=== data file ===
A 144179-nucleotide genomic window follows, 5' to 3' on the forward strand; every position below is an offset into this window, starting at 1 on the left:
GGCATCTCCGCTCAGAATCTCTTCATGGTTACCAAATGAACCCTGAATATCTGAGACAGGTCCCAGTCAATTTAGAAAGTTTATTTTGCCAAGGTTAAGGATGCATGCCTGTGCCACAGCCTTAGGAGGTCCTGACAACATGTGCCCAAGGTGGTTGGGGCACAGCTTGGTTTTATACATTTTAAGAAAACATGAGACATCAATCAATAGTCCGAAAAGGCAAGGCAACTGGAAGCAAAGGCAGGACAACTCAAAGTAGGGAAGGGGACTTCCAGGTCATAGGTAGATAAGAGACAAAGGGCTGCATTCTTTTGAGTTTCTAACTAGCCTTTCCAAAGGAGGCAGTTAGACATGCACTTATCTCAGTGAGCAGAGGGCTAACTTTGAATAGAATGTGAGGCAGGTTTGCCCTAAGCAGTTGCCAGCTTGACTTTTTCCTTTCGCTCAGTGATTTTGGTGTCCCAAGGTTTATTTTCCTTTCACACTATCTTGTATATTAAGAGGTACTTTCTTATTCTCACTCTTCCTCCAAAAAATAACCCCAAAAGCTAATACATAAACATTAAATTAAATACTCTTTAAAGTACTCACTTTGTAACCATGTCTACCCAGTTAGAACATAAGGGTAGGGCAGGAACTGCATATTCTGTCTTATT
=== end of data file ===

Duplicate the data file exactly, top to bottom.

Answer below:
A 144179-nucleotide genomic window follows, 5' to 3' on the forward strand; every position below is an offset into this window, starting at 1 on the left:
GGCATCTCCGCTCAGAATCTCTTCATGGTTACCAAATGAACCCTGAATATCTGAGACAGGTCCCAGTCAATTTAGAAAGTTTATTTTGCCAAGGTTAAGGATGCATGCCTGTGCCACAGCCTTAGGAGGTCCTGACAACATGTGCCCAAGGTGGTTGGGGCACAGCTTGGTTTTATACATTTTAAGAAAACATGAGACATCAATCAATAGTCCGAAAAGGCAAGGCAACTGGAAGCAAAGGCAGGACAACTCAAAGTAGGGAAGGGGACTTCCAGGTCATAGGTAGATAAGAGACAAAGGGCTGCATTCTTTTGAGTTTCTAACTAGCCTTTCCAAAGGAGGCAGTTAGACATGCACTTATCTCAGTGAGCAGAGGGCTAACTTTGAATAGAATGTGAGGCAGGTTTGCCCTAAGCAGTTGCCAGCTTGACTTTTTCCTTTCGCTCAGTGATTTTGGTGTCCCAAGGTTTATTTTCCTTTCACACTATCTTGTATATTAAGAGGTACTTTCTTATTCTCACTCTTCCTCCAAAAAATAACCCCAAAAGCTAATACATAAACATTAAATTAAATACTCTTTAAAGTACTCACTTTGTAACCATGTCTACCCAGTTAGAACATAAGGGTAGGGCAGGAACTGCATATTCTGTCTTATT